Katy Perry has just lost a court case which ruled that her song ‘Dark Horse’ “improperly copied” Flame’s 2008 song ‘Joyful Noise’. Supposedly it’s about the beat which… look, you be the judge as to whether anyone got ripped off.
But she shouldn’t be ashamed. The history of musical lawsuits going in unexpected directions has a rich history and has involved some pretty high profile numbers.
‘Blurred Lines’ and ‘Got To Give It Up’
Blurred Lines was already controversial for sounding awfully like a smirking endorsement of date rape, but that wasn’t what got it dragged before a judge.
No: in an impressively The Castle move, it was the subject of a case over the vibe of the thing. Specifically, that it ripped off the mood of Marvin Gaye’s ‘Got To Give It Up’.
And the songs sound a bit similar, but up until this point a song had to lift a recognisable melody or chord progression to be considered plagiarism. This time around it was the rhythm, elements of the arrangement and the “feel” of the track, which hadn’t previously been thought to be copyrightable.
This set a dangerous precedent for artists ever making something which was inspired by something else. Over 200 artists co-signed a brief used in the 2018 appeal, which still failed to overturn the ruling.
The case was also notable for supposed co-writer Robin Thicke insisting that the song was entirely written by Pharrell Williams. Solidarity, Rob!
‘Down Under’ and ‘Kookaburra’
In another weird case the publishers of ‘Kookaburra’ (as in “…sits in the old gum tree-ee”) successfully argued that Men At Work ripped off the melody via Greg Ham’s flute riff.
What’s even weirder is that no-one had noticed until it was a question on Spicks and Specks in 2007. Ouch.
The 2010 case and appeal was cripplingly expensive for both sides and reportedly broke Ham’s heart, and he passed away in 2012.
The lesson here: music trivia has wide reaching consequences.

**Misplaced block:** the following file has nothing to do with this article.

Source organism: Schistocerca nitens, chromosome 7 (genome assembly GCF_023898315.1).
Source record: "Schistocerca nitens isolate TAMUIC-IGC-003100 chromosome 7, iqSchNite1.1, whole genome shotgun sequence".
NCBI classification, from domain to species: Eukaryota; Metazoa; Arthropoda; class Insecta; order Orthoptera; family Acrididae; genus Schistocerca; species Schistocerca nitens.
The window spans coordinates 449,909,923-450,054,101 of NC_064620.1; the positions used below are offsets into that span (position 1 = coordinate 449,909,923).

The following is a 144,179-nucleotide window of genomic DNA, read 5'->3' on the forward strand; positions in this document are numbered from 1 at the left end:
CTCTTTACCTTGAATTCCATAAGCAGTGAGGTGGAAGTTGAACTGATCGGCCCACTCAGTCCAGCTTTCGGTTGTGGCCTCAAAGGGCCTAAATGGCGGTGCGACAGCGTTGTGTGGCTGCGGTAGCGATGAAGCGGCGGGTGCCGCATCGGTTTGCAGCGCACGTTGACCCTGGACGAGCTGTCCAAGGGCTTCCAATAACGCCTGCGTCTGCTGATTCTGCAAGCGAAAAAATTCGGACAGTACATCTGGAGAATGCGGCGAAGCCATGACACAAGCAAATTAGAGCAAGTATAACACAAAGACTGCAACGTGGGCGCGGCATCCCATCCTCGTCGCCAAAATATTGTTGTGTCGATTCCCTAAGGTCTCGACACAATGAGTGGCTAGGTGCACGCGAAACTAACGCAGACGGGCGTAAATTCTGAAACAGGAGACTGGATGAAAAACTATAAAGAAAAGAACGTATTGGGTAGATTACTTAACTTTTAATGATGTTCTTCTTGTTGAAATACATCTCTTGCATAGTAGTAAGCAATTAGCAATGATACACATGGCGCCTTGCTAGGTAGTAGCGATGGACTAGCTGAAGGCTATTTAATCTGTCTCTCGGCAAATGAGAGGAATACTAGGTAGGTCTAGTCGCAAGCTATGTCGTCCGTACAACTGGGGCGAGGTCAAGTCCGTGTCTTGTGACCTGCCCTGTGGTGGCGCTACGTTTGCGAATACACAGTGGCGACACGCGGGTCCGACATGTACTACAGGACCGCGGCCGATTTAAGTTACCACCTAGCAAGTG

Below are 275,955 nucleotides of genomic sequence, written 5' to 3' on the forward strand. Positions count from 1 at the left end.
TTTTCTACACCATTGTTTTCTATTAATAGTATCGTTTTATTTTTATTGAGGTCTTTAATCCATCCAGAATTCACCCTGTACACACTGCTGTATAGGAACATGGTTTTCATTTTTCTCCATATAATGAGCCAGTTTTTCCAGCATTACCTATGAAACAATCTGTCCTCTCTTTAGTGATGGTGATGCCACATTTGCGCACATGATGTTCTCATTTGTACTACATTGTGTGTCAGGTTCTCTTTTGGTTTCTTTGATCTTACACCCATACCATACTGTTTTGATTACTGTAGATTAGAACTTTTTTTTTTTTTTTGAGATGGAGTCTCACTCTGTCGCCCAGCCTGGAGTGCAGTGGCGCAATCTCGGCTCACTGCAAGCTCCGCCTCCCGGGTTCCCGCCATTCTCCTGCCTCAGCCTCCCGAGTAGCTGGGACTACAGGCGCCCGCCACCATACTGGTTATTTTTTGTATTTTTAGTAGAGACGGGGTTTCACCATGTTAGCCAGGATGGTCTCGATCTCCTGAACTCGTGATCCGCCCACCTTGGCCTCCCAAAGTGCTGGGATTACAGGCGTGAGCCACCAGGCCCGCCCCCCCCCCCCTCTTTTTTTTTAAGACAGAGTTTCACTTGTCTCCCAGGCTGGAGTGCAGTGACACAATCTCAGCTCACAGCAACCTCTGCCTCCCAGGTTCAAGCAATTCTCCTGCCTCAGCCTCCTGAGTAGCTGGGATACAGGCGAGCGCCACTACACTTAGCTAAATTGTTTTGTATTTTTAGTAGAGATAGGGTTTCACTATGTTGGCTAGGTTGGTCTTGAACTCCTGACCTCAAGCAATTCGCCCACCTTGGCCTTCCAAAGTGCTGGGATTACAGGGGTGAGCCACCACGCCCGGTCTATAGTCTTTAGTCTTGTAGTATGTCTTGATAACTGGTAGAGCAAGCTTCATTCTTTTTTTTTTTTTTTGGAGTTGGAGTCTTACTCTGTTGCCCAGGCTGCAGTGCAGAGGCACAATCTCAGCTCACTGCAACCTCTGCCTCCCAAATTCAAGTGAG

Bonus: Don’t lift things from the Rolling Stones
Mick Jagger and Keith Richards, like many artists, do not own the rights to much of their early material
The Verve – or, more accurately, singer/wongwriter Richard Ashcroft – never made any bones about the fact that ‘Bitter Sweet Symphony’ was based around a sample from a Rolling Stones song, specifically an orchestral version of ‘The Last Time’ which was used with permission from Decca Records, but not by Alan Klein who owned the publishing, and who demanded 100 per cent of the song.
However, in May 2019 it was announced that the situation had been sorted and the rights had reverted to the band.
If that seems a bit petty, a similar situation happened in the early 90s to the rather less well known Carter The Unstoppable Sex Machine for their song ‘After The Watershed’, which contained three Stones-related words in the chorus (“Goodbye Ruby Tuesday”). Three. Freakin’. Words.
There was an injunction which killed the song’s radio play, and then Jagger and Richards were added to the credits as co-writers.
Which means that the men who wrote the horrifically sexist ‘Under My Thumb’ are also credited with writing one of the most brutally grim anti-child abuse songs of all time. Yay?